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RFID Helps Land-Surveying Agency Chart an Efficient Course

Taiwan's National Land Surveying and Mapping Center has gained visibility into each of its 200,000 maps so that they can be accessed by individuals who need to borrow or copy them.
By Claire Swedberg
Feb 10, 2016

Taiwan's National Land Surveying and Mapping Center (NLSC) is using radio frequency identification technology to locate land-survey maps at its central facility in Taichung. Although mapping is now being carried out electronically, with digital versions available for those who need them, paper maps are the only record for surveys completed before 1989.

More than 200,000 paper cadastral maps, which show property boundaries, are stored at the facility and accessed for such situations as lawsuits, legal disputes and real-estate sales. The maps are placed in binders and stacked on shelves until needed. The system, provided by EPC Solutions Taiwan, includes handheld and fixed RFID readers, passive ultrahigh-frequency (UHF) tags, an RFID printer-encoder, and software to manage the collected read data and forward that information to the agency's existing management software.

The NLSC attached an Alien Technology ALN-9720 tag near the spine of each map's binder.
Maintaining cadastral records has been a complex and, at times, disorganized issue for Taiwan, since the boundaries of privately owned land within that nation have been redrawn multiple times throughout and following several occupations. Boundaries were surveyed and drawn during the Japanese occupation before and during World War II, and most of the land was later resurveyed. As a result, the boundaries have become a source of legal conflict as descendants inherit or sell land that has been surveyed multiple times with varying results. The NLSC, established in 1947, has been surveying, inspecting and digitally mapping the island's 3.6 million hectares of land ever since. Approximately three percent of that land still needs to be surveyed in order to complete the cadastral mapping.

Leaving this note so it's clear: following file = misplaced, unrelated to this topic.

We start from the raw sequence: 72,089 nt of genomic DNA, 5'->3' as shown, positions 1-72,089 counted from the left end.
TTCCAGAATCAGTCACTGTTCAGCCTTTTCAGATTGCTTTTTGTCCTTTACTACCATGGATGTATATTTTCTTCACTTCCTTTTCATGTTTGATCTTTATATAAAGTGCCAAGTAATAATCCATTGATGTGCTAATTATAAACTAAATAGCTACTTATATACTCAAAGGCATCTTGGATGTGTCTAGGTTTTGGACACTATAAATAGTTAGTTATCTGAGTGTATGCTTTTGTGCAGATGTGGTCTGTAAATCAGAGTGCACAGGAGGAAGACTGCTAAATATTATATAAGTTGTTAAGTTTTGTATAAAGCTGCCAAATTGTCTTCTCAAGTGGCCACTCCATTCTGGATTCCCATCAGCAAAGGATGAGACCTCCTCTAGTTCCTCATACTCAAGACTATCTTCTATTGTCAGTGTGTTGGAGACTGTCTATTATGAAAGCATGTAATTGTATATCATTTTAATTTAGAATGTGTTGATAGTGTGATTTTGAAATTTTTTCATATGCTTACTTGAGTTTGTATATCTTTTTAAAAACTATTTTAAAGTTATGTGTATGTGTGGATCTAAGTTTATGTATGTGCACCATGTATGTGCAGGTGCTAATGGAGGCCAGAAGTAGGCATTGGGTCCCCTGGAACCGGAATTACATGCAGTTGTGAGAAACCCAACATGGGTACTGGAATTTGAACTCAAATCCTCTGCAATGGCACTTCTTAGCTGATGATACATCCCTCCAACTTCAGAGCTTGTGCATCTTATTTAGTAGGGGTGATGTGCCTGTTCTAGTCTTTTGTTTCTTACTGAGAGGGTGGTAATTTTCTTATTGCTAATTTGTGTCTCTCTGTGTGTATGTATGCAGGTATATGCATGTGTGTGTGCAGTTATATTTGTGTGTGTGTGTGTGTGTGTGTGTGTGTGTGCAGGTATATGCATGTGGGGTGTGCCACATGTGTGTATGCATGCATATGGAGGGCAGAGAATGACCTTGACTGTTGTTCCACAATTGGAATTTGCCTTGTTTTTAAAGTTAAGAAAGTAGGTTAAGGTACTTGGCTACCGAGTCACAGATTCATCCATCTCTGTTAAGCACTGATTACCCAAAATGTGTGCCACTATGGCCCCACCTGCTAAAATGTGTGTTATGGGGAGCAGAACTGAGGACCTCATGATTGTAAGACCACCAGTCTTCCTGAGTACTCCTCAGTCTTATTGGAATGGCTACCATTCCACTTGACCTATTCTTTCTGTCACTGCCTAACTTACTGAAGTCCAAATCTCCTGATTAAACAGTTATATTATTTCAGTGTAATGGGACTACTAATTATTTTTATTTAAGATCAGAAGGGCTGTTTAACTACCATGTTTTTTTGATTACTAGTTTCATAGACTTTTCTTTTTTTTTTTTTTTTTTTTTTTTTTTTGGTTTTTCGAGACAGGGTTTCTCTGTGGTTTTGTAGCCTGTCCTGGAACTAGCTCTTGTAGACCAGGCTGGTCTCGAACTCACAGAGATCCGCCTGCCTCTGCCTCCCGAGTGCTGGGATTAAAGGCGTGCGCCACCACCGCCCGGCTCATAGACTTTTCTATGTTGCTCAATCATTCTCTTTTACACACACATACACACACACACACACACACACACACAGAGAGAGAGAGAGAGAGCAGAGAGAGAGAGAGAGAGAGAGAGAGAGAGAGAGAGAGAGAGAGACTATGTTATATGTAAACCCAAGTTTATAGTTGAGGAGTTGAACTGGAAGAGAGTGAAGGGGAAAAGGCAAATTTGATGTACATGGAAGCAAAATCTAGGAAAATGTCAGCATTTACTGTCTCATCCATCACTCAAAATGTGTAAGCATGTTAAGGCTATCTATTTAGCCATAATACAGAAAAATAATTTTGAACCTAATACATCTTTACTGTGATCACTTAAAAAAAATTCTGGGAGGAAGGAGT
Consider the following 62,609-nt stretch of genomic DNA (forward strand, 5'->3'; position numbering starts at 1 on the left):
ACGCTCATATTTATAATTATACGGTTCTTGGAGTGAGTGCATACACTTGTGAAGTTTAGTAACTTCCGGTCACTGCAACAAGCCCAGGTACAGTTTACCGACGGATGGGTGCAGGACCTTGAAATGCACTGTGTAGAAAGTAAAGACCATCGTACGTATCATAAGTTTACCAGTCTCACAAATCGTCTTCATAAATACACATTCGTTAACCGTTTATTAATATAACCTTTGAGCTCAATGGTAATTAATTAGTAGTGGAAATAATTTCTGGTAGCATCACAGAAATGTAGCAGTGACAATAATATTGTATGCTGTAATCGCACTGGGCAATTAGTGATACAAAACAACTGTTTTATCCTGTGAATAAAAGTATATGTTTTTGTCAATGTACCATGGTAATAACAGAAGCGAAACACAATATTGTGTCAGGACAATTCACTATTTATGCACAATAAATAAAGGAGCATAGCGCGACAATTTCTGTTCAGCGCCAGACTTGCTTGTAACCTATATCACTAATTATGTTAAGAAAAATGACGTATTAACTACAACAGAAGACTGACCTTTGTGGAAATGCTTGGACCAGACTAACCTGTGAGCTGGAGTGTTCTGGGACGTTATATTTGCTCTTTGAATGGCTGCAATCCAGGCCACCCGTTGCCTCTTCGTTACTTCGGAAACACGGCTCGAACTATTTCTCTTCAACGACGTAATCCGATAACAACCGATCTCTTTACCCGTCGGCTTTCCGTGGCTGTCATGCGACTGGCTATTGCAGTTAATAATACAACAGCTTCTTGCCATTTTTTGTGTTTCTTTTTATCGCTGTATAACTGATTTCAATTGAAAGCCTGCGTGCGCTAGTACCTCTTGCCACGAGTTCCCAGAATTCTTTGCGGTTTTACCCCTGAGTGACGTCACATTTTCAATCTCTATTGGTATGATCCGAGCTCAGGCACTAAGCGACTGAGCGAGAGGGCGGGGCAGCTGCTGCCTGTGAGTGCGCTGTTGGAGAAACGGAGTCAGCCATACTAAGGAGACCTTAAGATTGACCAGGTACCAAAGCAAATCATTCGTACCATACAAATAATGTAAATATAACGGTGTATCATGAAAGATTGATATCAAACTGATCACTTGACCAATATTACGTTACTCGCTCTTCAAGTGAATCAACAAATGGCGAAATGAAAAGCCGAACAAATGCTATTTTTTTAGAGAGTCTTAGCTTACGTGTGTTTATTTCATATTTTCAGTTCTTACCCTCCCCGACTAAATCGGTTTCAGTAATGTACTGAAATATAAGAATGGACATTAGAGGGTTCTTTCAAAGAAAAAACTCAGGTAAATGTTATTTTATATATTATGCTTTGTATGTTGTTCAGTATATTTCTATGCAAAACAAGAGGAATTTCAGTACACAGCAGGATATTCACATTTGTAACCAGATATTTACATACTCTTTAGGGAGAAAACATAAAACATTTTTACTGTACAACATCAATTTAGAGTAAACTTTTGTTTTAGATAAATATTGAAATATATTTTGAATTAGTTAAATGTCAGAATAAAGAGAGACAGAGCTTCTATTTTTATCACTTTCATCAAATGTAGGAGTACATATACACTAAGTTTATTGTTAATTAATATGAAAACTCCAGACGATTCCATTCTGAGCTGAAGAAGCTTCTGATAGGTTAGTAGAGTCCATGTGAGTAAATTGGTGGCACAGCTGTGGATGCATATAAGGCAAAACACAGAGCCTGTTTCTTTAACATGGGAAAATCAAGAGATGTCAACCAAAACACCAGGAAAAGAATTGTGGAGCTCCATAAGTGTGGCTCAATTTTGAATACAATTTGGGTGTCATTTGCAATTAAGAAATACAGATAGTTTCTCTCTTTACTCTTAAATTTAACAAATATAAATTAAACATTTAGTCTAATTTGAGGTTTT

Locating the paper maps when they are needed poses a challenge, says T.H. Liu, EPC Solutions Taiwan's president. Originally, the agency sorted and stored maps according to drawing numbers, but it was unable to conduct inventory checks to ensure that all maps were present, since it simply took too long to open every map's binder and compare its drawing number with what was listed. The agency approached EPC Solutions Taiwan to create an RFID-based system that would make it possible to easily locate a map, conduct regular inventory checks and record when someone borrowed or returned a map.

EPC Solutions Taiwan helped the agency encode RFID tags on a Zebra Technologies R110Xi4 printer-encoder. Altogether, the two companies processed more than 200,000 Alien Technology ALN-9720 tags, which were then attached to the top corner of a map and to the binder in which they were stored. Maps typically measure 30 by 40 centimeters (11.8 to 15.7 inches) in size, though some measure 60 by 80 centimeters (23.6 to 31.5 inches). According to Liu, the company tested the read rate before tagging, to determine the best location for a tag to be attached to a binder or map. The firm opted for the top of the map or binder, where the tag could be closest to the handheld readers as personnel walked by holding them in front of the shelves. The tags were attached via an acid-free glue, Liu explains, so as to protect the documents.

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